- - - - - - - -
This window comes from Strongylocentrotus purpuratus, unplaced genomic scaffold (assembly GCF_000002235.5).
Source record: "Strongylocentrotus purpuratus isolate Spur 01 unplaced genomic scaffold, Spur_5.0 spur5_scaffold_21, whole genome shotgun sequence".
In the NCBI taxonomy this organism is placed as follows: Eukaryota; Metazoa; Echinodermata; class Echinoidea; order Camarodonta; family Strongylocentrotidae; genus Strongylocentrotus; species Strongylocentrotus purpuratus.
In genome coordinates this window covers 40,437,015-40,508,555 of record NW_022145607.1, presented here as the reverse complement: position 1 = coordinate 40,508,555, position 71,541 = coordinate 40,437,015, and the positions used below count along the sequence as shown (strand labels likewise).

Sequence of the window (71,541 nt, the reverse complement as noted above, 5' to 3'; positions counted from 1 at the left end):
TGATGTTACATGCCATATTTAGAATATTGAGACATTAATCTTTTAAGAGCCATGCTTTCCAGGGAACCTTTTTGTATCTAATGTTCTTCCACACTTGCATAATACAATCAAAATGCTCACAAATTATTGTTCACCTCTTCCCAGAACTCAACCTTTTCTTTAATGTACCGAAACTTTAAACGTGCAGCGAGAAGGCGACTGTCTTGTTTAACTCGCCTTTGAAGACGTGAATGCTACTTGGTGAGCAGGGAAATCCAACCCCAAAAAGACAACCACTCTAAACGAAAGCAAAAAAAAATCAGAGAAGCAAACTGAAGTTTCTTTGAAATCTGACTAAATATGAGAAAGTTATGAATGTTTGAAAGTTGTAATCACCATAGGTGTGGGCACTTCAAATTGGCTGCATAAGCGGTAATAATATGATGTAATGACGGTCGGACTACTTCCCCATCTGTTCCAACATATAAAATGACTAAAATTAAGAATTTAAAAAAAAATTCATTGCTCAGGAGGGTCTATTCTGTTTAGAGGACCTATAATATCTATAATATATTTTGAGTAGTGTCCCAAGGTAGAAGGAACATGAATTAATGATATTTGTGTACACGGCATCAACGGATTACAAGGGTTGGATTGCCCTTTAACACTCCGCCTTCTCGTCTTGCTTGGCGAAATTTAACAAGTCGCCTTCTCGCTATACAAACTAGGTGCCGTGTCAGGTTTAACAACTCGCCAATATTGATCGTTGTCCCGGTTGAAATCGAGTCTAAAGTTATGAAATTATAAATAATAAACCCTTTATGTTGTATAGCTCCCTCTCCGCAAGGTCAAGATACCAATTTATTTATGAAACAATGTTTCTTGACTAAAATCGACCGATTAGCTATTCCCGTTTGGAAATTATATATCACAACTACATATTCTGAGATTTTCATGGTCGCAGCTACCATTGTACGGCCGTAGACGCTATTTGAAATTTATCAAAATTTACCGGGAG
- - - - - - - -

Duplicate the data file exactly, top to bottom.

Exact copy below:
This window comes from Strongylocentrotus purpuratus, unplaced genomic scaffold (assembly GCF_000002235.5).
Source record: "Strongylocentrotus purpuratus isolate Spur 01 unplaced genomic scaffold, Spur_5.0 spur5_scaffold_21, whole genome shotgun sequence".
In the NCBI taxonomy this organism is placed as follows: Eukaryota; Metazoa; Echinodermata; class Echinoidea; order Camarodonta; family Strongylocentrotidae; genus Strongylocentrotus; species Strongylocentrotus purpuratus.
In genome coordinates this window covers 40,437,015-40,508,555 of record NW_022145607.1, presented here as the reverse complement: position 1 = coordinate 40,508,555, position 71,541 = coordinate 40,437,015, and the positions used below count along the sequence as shown (strand labels likewise).

Sequence of the window (71,541 nt, the reverse complement as noted above, 5' to 3'; positions counted from 1 at the left end):
TGATGTTACATGCCATATTTAGAATATTGAGACATTAATCTTTTAAGAGCCATGCTTTCCAGGGAACCTTTTTGTATCTAATGTTCTTCCACACTTGCATAATACAATCAAAATGCTCACAAATTATTGTTCACCTCTTCCCAGAACTCAACCTTTTCTTTAATGTACCGAAACTTTAAACGTGCAGCGAGAAGGCGACTGTCTTGTTTAACTCGCCTTTGAAGACGTGAATGCTACTTGGTGAGCAGGGAAATCCAACCCCAAAAAGACAACCACTCTAAACGAAAGCAAAAAAAAATCAGAGAAGCAAACTGAAGTTTCTTTGAAATCTGACTAAATATGAGAAAGTTATGAATGTTTGAAAGTTGTAATCACCATAGGTGTGGGCACTTCAAATTGGCTGCATAAGCGGTAATAATATGATGTAATGACGGTCGGACTACTTCCCCATCTGTTCCAACATATAAAATGACTAAAATTAAGAATTTAAAAAAAAATTCATTGCTCAGGAGGGTCTATTCTGTTTAGAGGACCTATAATATCTATAATATATTTTGAGTAGTGTCCCAAGGTAGAAGGAACATGAATTAATGATATTTGTGTACACGGCATCAACGGATTACAAGGGTTGGATTGCCCTTTAACACTCCGCCTTCTCGTCTTGCTTGGCGAAATTTAACAAGTCGCCTTCTCGCTATACAAACTAGGTGCCGTGTCAGGTTTAACAACTCGCCAATATTGATCGTTGTCCCGGTTGAAATCGAGTCTAAAGTTATGAAATTATAAATAATAAACCCTTTATGTTGTATAGCTCCCTCTCCGCAAGGTCAAGATACCAATTTATTTATGAAACAATGTTTCTTGACTAAAATCGACCGATTAGCTATTCCCGTTTGGAAATTATATATCACAACTACATATTCTGAGATTTTCATGGTCGCAGCTACCATTGTACGGCCGTAGACGCTATTTGAAATTTATCAAAATTTACCGGGAG